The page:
The National Wow a Hometown Crowd at Radio City
The Brooklyn band move up to the big leagues in their New York City tour return.
If a steady stream of adoring press coverage, including a critically acclaimed new album, High Violet, are any indication, the National’s moment seems to have finally arrived. And if after nearly 10 years of playing tiny clubs to increasingly larger, more affectionate crowds, the Brooklyn quintet is moving on to grander things, then selling out New York City’s Radio City Music Hall is surely part of it.
The National have a well-deserved reputation for tense, brooding ballads, but Wednesday’s night’s set proved that what they really want to do, and what they do better than almost anyone else, is make great, turbulent, cathartic rock’n’roll.
The band seemed a bit timid during the first few songs, which may have had something to do with the bass-heavy mix. But by the fifth tune, “Secret Meeting” (off 2007’s Alligator), the mix opened up and Matt Berninger’s deep baritone cracked for his first scream of the night. The National had hit their stride.
They pulled their best performances from the edgier, more restless corners of their catalogue-older tunes like “Apartment Story,” “Squalor Victoria,” which the boys extended into a triumphant coda, guitars blazing, and a jubilant “Abel” (introduced with a wink by guitarist Aaron Dessner as “our most delicate song”), which had Berninger and his three-piece suit out in the audience crawling over the orchestra section seats.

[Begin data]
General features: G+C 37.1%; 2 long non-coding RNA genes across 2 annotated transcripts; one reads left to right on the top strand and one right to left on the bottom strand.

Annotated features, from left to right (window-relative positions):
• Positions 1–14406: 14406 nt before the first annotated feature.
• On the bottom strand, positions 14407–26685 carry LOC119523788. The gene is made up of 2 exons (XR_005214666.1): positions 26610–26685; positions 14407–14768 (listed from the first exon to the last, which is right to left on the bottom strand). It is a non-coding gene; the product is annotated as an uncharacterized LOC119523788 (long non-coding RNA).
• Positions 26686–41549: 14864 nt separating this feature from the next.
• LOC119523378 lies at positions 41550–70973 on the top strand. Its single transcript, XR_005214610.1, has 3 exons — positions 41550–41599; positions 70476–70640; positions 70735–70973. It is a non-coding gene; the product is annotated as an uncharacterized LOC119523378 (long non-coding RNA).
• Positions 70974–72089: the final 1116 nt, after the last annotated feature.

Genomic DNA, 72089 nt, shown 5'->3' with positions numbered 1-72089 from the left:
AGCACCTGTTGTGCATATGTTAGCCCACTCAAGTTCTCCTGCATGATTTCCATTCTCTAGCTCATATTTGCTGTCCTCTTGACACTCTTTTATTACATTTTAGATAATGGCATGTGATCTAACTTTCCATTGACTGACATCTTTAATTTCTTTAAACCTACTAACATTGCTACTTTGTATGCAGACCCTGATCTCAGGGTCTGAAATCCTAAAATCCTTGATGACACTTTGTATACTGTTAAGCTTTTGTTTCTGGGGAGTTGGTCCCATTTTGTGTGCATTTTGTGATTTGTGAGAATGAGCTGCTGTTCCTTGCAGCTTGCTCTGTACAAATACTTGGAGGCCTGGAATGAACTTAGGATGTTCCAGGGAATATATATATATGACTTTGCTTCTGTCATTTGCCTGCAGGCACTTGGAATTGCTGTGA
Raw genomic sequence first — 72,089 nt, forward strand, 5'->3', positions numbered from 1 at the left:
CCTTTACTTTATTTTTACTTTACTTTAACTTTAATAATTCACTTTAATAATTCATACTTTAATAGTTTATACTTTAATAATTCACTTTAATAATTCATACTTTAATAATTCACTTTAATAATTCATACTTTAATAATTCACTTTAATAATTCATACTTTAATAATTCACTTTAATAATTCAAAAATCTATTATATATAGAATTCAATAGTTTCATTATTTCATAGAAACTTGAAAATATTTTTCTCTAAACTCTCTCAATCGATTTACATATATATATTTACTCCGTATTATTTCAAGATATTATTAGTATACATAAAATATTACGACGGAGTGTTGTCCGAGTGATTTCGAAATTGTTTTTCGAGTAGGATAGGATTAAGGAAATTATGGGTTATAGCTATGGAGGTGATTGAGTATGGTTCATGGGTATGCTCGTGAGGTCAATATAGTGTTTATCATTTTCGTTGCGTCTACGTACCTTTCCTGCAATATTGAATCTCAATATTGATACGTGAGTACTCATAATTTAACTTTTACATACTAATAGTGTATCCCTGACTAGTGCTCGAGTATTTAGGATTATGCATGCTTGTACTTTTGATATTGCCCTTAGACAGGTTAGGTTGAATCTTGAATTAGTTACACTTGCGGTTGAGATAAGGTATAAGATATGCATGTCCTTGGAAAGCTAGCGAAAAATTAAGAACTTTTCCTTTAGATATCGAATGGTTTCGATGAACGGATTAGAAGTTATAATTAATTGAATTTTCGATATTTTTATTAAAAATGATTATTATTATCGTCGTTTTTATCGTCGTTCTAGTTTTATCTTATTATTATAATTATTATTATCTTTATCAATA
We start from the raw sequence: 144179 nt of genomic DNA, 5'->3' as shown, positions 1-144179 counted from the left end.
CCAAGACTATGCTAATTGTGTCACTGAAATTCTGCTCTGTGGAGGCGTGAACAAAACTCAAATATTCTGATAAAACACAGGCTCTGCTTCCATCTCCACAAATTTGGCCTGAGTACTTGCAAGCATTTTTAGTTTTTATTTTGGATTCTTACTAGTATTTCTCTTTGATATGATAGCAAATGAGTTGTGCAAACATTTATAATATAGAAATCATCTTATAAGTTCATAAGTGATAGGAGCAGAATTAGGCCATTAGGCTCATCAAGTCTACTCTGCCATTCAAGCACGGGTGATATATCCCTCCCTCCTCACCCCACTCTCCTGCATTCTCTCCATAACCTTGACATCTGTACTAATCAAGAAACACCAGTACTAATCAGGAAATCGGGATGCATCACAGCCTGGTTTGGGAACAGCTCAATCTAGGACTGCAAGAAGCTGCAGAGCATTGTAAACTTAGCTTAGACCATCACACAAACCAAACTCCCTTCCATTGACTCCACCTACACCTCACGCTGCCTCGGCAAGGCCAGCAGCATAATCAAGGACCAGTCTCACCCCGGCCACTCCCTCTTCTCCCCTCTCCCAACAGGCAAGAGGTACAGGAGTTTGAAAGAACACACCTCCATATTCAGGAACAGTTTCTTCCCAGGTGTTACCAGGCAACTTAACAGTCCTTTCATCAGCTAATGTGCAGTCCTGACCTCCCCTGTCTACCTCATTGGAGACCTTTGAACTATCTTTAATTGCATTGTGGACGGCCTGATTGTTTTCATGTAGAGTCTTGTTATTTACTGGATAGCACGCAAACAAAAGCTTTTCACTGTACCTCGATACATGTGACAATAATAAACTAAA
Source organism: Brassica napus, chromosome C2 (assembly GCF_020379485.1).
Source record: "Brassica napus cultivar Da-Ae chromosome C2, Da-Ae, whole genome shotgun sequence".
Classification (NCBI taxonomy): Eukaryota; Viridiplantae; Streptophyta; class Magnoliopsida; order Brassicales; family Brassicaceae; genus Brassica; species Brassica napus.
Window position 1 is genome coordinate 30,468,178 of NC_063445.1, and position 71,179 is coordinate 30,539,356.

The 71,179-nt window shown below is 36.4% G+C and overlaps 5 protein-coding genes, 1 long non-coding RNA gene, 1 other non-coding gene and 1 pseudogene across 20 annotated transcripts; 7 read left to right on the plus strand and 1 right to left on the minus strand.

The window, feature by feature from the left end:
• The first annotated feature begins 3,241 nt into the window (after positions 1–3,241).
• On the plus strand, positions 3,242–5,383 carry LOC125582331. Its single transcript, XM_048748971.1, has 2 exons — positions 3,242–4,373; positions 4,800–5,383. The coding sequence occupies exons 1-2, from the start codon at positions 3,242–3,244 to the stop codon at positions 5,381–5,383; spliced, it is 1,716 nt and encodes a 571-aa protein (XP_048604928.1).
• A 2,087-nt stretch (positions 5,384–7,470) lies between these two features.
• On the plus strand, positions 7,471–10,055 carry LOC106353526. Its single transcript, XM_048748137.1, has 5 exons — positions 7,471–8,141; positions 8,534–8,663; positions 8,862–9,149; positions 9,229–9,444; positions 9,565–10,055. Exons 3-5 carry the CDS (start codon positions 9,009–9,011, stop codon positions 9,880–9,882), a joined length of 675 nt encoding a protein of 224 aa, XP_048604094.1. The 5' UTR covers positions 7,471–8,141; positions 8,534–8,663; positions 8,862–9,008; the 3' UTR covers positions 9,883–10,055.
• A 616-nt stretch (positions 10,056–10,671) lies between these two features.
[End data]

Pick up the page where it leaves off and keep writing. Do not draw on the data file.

Still, as evidenced by their brilliant new record, brooding remains a major part of The National’s agenda. And they brought a few melancholy friends onto the expansive Radio City stage to help them out. Annie Clark, better known as St. Vincent, showed up in a tiny orange dress to play piano on High Violet’s tear-in-your-beer closer, “Vanderlyle Crybaby Geeks.” Sufjan Stevens then sang delicate harmony, along with Clark, on the roiling “Afraid of Everyone.”
Whenever he wasn’t singing, Berninger’s nervous energy had him lurching across the stage-hands raised or clapping out of time.
During encore song “Mr. November,” he rambled up to the second-floor balcony, trailing an endless mic cord behind him. As he fumbled along, dangerously close to the gallery’s edge, Berninger assured his audience that everything would be all right. “I’m Mr. November! I won’t fuck us over! I won’t fuck us over!”
It was easy to believe him.
1. Mistaken for Strangers
2. Anyone’s Ghost
3. Bloodbuzz Ohio
6. Slow Show
7. Squalor Victoria
8. Vanderlyle Crybaby Geeks
9. Afraid of Everyone
10. Little Faith
12. Conversation 16
13. Apartment Story
15. Daughters of the Soho Riots
17. Fake Empire
20. Mr. November
21. Terrible Love